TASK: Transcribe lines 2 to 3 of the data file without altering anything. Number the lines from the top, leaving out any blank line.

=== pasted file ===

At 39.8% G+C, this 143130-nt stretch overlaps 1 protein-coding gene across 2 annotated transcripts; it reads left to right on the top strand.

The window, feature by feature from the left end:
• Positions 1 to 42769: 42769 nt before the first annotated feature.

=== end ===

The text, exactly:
The window, feature by feature from the left end:
• Positions 1 to 42769: 42769 nt before the first annotated feature.